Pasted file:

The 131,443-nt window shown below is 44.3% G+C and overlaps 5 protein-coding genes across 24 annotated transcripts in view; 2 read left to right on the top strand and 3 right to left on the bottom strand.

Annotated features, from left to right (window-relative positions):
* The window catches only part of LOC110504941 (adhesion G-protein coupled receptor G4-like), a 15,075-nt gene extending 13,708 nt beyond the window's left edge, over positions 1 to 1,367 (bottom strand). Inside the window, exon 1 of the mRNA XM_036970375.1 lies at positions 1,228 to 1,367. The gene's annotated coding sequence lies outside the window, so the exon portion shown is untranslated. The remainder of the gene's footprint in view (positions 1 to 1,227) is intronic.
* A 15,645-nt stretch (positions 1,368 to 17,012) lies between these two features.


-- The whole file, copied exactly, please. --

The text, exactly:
The 131,443-nt window shown below is 44.3% G+C and overlaps 5 protein-coding genes across 24 annotated transcripts in view; 2 read left to right on the top strand and 3 right to left on the bottom strand.

Annotated features, from left to right (window-relative positions):
* The window catches only part of LOC110504941 (adhesion G-protein coupled receptor G4-like), a 15,075-nt gene extending 13,708 nt beyond the window's left edge, over positions 1 to 1,367 (bottom strand). Inside the window, exon 1 of the mRNA XM_036970375.1 lies at positions 1,228 to 1,367. The gene's annotated coding sequence lies outside the window, so the exon portion shown is untranslated. The remainder of the gene's footprint in view (positions 1 to 1,227) is intronic.
* A 15,645-nt stretch (positions 1,368 to 17,012) lies between these two features.